28 Jun Pocket Neighborhoods: Redeveloping How We Create Community

There is a growing sense of disconnectedness in the world. Several factors go into this: perhaps our family and friends live far away, maybe our neighborhoods lack the intentional design for cultivating connection, or it might be that we are so engaged via devices that we wrestle with being truly socially engaged in our physical community. With many of us desiring this return to experiencing life with our neighbors, the concept of pocket neighborhoods may provide the solution.

Pocket neighborhoods are a powerful design that groups a few small-footprint homes together around a shared common area. The neighborhood is intentionally minimal. This use of space engineers a closeness that presents neighbors with organic opportunities to interact and is perfect for those desiring a stronger sense of community. From this more engaging environment can come caring neighbors who know you, a safer neighborhood, and a healthier lifestyle for all. Different life stages can receive their own benefit as well. Older neighbors are assured opportunities to connect and be connected with, while young families know that their children are not far from playmates or mindful adults to help keep watch.

This model is incredibly useful for areas desiring more dense development without urban or suburban sprawl. To maximize the use of space and keep homes from needing to be too large, pocket neighborhoods are often built with a shared commons area or house for hosting larger amounts of guests. Some neighborhoods even offer shared cars in order to reduce families’ needs for 2nd or 3rd cards. While proximity and space are key concepts of the pocket neighborhood, privacy is still important in the composition of housing floorplans and arrangement. Each home typically receives a designated garden or fence to provide private space, windows are carefully placed, and some homes have attached garages with entrances at the rear of the home. Many neighborhoods also budget for a community facilitator; someone whose role is to help mitigate possible neighborhood tensions, organize events, and vet potential residents.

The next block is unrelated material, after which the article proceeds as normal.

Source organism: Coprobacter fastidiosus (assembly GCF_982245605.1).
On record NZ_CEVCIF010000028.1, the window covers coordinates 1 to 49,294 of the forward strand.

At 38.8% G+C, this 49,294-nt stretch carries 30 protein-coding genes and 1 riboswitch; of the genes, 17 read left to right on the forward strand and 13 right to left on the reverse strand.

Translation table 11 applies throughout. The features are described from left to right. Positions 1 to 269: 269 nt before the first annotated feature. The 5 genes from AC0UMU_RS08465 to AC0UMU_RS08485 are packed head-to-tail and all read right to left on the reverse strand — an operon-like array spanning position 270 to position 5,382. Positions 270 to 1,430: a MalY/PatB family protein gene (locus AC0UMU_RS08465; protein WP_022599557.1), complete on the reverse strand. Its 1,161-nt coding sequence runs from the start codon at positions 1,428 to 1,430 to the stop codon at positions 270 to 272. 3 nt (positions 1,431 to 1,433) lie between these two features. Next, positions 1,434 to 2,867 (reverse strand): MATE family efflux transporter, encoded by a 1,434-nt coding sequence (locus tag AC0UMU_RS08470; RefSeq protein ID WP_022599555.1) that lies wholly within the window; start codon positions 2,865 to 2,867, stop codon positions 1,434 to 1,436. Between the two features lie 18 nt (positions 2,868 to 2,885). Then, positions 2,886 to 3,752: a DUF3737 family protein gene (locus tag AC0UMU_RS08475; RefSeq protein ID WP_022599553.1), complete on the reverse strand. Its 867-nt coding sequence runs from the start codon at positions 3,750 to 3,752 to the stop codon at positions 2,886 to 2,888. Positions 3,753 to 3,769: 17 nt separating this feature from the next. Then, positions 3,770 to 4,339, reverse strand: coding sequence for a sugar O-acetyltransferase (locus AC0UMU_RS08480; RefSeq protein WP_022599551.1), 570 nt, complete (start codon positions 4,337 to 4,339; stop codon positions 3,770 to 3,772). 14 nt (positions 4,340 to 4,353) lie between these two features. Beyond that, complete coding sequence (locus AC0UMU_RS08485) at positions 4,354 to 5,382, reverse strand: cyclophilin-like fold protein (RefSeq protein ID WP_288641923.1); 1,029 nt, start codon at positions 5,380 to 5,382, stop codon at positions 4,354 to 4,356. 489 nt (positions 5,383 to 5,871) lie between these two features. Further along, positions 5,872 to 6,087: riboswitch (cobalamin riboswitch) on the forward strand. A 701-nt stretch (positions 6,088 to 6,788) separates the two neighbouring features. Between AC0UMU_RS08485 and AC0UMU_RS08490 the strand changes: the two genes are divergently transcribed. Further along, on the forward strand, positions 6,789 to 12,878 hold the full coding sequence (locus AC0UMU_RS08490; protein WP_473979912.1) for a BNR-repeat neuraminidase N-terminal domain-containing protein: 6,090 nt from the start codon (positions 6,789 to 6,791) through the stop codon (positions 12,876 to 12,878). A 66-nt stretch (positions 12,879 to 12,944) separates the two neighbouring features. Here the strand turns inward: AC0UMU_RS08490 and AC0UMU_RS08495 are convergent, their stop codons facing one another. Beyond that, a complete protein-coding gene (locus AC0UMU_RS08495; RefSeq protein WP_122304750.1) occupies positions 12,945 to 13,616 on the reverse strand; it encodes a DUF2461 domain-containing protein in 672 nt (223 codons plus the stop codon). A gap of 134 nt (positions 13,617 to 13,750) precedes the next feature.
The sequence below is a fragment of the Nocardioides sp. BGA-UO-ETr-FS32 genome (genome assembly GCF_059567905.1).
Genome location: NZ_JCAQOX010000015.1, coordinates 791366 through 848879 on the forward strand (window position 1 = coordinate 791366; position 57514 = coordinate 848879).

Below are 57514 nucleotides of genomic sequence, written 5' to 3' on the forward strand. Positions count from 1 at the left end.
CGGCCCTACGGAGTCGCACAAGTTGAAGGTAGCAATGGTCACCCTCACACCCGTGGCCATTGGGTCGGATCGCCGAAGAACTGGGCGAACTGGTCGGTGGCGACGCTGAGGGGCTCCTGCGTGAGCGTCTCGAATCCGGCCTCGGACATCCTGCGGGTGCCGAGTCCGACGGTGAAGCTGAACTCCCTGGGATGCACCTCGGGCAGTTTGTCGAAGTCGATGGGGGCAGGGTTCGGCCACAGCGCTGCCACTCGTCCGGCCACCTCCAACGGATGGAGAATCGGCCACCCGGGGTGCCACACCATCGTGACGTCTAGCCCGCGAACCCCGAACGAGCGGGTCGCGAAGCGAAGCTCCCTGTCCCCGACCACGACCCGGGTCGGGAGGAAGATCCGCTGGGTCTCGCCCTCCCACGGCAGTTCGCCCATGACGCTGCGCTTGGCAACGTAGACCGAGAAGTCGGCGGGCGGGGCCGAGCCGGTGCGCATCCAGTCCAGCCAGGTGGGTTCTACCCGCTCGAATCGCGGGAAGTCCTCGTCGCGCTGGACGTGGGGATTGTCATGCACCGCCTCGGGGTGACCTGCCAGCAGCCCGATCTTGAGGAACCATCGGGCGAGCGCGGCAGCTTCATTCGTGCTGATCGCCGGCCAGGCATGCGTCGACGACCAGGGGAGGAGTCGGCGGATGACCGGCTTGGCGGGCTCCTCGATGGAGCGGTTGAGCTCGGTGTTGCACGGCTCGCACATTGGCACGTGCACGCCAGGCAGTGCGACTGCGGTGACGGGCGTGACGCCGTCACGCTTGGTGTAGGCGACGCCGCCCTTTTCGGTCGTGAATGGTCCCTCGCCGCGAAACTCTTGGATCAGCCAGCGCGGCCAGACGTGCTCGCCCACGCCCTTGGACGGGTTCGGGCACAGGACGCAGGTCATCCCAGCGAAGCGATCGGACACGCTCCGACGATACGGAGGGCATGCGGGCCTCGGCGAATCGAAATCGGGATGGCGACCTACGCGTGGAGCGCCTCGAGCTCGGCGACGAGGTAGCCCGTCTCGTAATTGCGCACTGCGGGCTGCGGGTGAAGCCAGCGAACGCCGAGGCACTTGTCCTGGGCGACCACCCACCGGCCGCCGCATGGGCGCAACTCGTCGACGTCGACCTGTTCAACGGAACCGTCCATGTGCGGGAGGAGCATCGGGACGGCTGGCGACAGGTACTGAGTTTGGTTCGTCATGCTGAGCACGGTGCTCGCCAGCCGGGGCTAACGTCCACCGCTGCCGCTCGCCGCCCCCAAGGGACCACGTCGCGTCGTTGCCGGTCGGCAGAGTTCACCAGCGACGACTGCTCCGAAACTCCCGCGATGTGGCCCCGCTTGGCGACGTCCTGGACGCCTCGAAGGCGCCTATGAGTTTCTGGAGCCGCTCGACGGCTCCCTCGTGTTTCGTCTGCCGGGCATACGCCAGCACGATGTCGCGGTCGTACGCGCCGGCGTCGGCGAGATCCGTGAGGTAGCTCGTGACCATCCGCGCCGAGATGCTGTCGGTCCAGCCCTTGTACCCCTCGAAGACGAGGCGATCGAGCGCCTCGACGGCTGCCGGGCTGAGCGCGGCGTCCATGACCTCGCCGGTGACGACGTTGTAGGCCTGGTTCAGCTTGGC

The advantages to the pocket neighborhood are many. With growing global populace decreasing available space, as well as increased focus on independence and privacy leading to what some refer to as “an epidemic of loneliness”, the pocket neighborhood offers some small-scale yet meaningful solutions to these issues. Do you live in or near a pocket neighborhood? We’d love to hear your thoughts on the concept. Feel free to let us know on FacebookTwitter, or LinkedIn.

Bruce Freides